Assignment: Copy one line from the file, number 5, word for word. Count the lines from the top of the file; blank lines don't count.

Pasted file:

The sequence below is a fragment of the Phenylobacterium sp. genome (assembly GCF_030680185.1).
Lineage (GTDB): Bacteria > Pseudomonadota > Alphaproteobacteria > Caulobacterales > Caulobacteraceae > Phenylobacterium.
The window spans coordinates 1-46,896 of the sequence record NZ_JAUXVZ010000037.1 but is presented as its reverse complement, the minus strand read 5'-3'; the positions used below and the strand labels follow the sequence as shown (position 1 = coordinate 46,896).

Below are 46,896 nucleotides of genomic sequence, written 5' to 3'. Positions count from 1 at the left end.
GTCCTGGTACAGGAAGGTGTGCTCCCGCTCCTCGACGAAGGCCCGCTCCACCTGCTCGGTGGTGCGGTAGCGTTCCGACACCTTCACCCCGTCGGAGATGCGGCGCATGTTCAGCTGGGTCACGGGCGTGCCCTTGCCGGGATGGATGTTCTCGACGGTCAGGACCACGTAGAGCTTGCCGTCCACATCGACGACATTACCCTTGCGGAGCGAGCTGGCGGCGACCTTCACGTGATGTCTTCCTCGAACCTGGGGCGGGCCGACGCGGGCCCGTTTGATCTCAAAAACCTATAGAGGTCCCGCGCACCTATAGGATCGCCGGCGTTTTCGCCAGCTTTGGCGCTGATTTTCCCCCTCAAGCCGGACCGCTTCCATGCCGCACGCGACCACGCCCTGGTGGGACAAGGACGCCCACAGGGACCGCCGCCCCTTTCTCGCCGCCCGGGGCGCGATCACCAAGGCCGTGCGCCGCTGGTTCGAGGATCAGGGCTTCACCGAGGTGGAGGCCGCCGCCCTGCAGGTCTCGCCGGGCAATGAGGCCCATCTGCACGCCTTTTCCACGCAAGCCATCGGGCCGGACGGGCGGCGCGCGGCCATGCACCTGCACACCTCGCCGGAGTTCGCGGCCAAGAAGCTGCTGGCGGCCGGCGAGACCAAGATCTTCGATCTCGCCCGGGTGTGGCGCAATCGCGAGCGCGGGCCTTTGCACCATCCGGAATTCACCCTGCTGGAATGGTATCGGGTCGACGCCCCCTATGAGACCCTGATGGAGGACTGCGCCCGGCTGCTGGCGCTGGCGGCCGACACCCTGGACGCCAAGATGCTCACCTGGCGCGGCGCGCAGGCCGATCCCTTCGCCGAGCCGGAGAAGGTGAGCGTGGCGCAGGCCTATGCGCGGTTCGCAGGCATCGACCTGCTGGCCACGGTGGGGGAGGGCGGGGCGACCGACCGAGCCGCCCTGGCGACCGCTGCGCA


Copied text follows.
GTCCTGGTACAGGAAGGTGTGCTCCCGCTCCTCGACGAAGGCCCGCTCCACCTGCTCGGTGGTGCGGTAGCGTTCCGACACCTTCACCCCGTCGGAGATGCGGCGCATGTTCAGCTGGGTCACGGGCGTGCCCTTGCCGGGATGGATGTTCTCGACGGTCAGGACCACGTAGAGCTTGCCGTCCACATCGACGACATTACCCTTGCGGAGCGAGCTGGCGGCGACCTTCACGTGATGTCTTCCTCGAACCTGGGGCGGGCCGACGCGGGCCCGTTTGATCTCAAAAACCTATAGAGGTCCCGCGCACCTATAGGATCGCCGGCGTTTTCGCCAGCTTTGGCGCTGATTTTCCCCCTCAAGCCGGACCGCTTCCATGCCGCACGCGACCACGCCCTGGTGGGACAAGGACGCCCACAGGGACCGCCGCCCCTTTCTCGCCGCCCGGGGCGCGATCACCAAGGCCGTGCGCCGCTGGTTCGAGGATCAGGGCTTCACCGAGGTGGAGGCCGCCGCCCTGCAGGTCTCGCCGGGCAATGAGGCCCATCTGCACGCCTTTTCCACGCAAGCCATCGGGCCGGACGGGCGGCGCGCGGCCATGCACCTGCACACCTCGCCGGAGTTCGCGGCCAAGAAGCTGCTGGCGGCCGGCGAGACCAAGATCTTCGATCTCGCCCGGGTGTGGCGCAATCGCGAGCGCGGGCCTTTGCACCATCCGGAATTCACCCTGCTGGAATGGTATCGGGTCGACGCCCCCTATGAGACCCTGATGGAGGACTGCGCCCGGCTGCTGGCGCTGGCGGCCGACACCCTGGACGCCAAGATGCTCACCTGGCGCGGCGCGCAGGCCGATCCCTTCGCCGAGCCGGAGAAGGTGAGCGTGGCGCAGGCCTATGCGCGGTTCGCAGGCATCGACCTGCTGGCCACGGTGGGGGAGGGCGGGGCGACCGACCGAGCCGCCCTGGCGACCGCTGCGCA